With the more rock feel to the riff  leading into "When the River Runs Deep".Bruce drops down into his huskier "The Evil That Men Do" mid-range. Aside from "Speed of Light" this is the only other song that doesn't reach as deep into their well of inspiration.  But even Maiden just dialing it in is better than the collective whole of  Swedish metal has been able to accomplish. The title track closes the first part of the album, for people who still buy albums this is being sold as a double album. The title track is one of the album's heavier songs with a creeping riff that is darker than much of their more recent material. This is also one of the album's heavier songs.  The tight riffing forms a pretty good groove thanks to Nicko's solid playing. Bruce proves he can still hit the notes in his chest register without sound too strained. They know how to pull off the ten minute song, because it wasn't until the seven minute mark that I checked to see how far into it I was. They do not achieve the rapid fire attack that a song like "Aces High" has but inject a fair amount of energy into " Death or Glory". Lyrically though it does give the battle field perspective that "Aces high" and " the Trooper " explore.

There is no way you can honestly deny the likeness the opening riff to "Shadows of the Valley" has with "Wasted Years". They make you forget this by jerking you back into the classic gallop."Tears of a Clown" is not a Smokey Robinson cover, but a mid paced  galloping ode to a clown that stays the same. Don't let the Juggaloos get wind of this. Around the four minute mark this is the most straight forward song in fact the more syncopated riff reminds me a little of White Snake. This is one of the rare albums where the guitar solos actually add to it. The theme of sadness continues with "The Man of Sorrows". This one has more of an arena rock power ballad quality until it speeds up at the two minute mark. Its also the first place I notice effects on Bruce's voice smoothing out a few notes. But the song is well written and holds up to their post-Fear of the Dark work which is all I expect from them and so far they have already given moments that have made me happily surprised.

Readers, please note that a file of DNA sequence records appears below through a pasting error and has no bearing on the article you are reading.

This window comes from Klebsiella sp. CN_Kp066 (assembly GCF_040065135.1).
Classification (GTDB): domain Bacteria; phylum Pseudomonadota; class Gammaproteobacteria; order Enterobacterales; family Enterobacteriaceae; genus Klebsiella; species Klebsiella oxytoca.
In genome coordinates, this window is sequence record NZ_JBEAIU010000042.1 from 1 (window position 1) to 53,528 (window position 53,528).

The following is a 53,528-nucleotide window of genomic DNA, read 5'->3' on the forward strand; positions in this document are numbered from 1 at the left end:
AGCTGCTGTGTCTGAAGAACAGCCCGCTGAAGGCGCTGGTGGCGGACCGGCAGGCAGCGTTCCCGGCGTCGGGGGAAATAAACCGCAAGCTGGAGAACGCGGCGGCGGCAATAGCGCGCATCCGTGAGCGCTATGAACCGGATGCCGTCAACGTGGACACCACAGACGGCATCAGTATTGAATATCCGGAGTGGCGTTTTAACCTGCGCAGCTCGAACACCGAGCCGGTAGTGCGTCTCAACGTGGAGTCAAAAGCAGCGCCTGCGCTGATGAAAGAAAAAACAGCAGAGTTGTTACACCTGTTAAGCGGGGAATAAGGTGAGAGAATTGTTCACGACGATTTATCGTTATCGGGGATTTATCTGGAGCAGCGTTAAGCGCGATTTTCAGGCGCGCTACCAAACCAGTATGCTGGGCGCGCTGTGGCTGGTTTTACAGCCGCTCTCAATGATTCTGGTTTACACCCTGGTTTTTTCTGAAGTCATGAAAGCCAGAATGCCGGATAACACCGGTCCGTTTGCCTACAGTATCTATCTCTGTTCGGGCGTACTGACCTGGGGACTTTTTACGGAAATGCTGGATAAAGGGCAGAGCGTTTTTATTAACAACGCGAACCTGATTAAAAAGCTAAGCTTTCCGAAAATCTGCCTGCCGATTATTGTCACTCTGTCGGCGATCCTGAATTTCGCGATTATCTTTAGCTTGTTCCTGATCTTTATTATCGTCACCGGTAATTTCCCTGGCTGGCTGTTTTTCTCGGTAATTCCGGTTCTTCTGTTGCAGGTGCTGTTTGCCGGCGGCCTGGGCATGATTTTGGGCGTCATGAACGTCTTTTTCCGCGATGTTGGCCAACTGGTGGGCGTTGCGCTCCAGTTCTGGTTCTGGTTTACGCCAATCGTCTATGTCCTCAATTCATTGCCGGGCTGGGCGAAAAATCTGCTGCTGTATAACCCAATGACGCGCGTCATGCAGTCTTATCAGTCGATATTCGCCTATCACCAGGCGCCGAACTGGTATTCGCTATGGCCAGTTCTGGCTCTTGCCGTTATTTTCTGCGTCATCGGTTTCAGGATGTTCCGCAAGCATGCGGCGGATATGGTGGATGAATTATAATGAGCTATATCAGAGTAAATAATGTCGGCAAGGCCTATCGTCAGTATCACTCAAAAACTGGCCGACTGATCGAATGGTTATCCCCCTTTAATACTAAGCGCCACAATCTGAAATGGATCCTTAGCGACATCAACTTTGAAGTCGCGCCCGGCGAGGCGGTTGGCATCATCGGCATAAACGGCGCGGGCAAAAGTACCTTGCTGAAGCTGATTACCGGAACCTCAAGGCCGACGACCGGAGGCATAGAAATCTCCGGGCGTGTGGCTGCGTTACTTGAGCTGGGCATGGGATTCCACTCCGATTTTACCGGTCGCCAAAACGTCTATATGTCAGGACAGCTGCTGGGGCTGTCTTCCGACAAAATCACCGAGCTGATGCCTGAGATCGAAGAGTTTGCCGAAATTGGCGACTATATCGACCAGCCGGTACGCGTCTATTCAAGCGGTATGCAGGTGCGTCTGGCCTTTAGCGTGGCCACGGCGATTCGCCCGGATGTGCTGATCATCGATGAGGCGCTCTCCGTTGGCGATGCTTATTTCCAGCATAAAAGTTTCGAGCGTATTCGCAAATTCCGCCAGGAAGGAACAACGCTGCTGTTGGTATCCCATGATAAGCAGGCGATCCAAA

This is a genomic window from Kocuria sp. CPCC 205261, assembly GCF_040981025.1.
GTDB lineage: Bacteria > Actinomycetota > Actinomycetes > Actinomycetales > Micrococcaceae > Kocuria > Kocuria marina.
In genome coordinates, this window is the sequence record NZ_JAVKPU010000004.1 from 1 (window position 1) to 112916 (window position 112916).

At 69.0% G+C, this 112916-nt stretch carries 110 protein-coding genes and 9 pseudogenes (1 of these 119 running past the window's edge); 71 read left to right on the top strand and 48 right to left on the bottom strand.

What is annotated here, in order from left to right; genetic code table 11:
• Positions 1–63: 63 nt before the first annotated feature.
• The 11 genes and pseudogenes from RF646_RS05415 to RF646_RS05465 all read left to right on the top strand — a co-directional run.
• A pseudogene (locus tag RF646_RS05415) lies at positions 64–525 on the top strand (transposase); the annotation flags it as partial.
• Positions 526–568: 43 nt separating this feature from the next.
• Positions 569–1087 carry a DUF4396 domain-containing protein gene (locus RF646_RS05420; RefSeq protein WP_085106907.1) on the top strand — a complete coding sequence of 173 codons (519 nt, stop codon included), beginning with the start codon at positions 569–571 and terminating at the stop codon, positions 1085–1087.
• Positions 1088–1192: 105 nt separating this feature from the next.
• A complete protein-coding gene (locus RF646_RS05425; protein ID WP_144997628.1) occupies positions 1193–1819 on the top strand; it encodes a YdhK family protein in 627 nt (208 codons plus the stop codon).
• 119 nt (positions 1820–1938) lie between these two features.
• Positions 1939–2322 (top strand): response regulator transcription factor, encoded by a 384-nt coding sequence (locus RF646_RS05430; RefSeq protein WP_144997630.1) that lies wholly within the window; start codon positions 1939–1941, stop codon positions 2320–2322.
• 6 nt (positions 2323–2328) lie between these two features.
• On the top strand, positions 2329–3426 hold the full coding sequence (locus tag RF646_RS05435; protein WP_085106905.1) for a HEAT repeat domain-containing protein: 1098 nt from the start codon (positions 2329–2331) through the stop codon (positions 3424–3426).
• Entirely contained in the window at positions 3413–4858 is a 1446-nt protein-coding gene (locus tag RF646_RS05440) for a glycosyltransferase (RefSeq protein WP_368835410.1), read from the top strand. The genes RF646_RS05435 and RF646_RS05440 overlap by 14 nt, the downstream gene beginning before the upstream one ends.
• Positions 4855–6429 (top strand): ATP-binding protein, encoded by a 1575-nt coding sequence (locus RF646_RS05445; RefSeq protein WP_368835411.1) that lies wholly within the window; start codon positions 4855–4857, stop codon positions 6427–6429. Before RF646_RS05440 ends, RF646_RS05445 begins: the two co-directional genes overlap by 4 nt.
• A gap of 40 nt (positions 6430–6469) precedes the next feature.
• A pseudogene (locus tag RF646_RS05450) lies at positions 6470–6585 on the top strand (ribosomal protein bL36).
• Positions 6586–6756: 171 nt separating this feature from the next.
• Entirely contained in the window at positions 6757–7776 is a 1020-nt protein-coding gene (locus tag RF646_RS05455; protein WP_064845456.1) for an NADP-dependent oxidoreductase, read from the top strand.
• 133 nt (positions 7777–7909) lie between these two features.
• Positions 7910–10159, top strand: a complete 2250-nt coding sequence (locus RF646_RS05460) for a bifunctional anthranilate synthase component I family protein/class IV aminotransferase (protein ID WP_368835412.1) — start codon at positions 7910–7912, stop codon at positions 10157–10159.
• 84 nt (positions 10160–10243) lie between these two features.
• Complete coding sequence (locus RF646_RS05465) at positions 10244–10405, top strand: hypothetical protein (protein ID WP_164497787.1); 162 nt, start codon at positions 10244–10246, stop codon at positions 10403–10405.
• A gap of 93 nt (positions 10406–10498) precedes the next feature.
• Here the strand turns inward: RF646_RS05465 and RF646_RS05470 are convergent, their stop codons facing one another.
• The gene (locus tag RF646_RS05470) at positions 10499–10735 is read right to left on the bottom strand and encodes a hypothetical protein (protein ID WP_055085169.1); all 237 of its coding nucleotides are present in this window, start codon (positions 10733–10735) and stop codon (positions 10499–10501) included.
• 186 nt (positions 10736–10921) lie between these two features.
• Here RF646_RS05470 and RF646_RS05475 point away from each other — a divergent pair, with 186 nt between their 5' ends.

The album closes with the longest song the band has written "Empire of the Clouds" which is ambitious for many reasons. Bruce handles the piano parts. He is no Rick Wakeman or even Tori Amos, but it works for what they are ding which is layering a string section over it. This is their "Bohemian Rhapsody" as starts as dramatic ballad with folk inflections. The guitar chord don't power in until the four minute mark. While it's very different for Iron Maiden it still bears many of  trademark Maiden intervals both vocally and from the guitar voicings. It has a narrative that is about another odyssey not unlike "Rhyme of the Ancient Mariner". The guitar line comes in at the eight minute mark is a little too happy for me. The pay off when they start rocking back into it at the 13 minute mark isn't a big as that on "Rhyme" . It's proggier and not bad by any means.

Have they done better ? Yes, is this on the level of the albums that came before "Fear of the Dark"? No the bar is incredibly high for these guys. But they never outright miss the mark, some moments are just more inspired than others and truth be told the least impressive song on the album is the single below. I'll give this one a 9.5 and see how it grows on me. I'm not going to tell you to round it up because unless you too have an Iron Maiden tattoo, then I question if you are as devoted to the band as I am.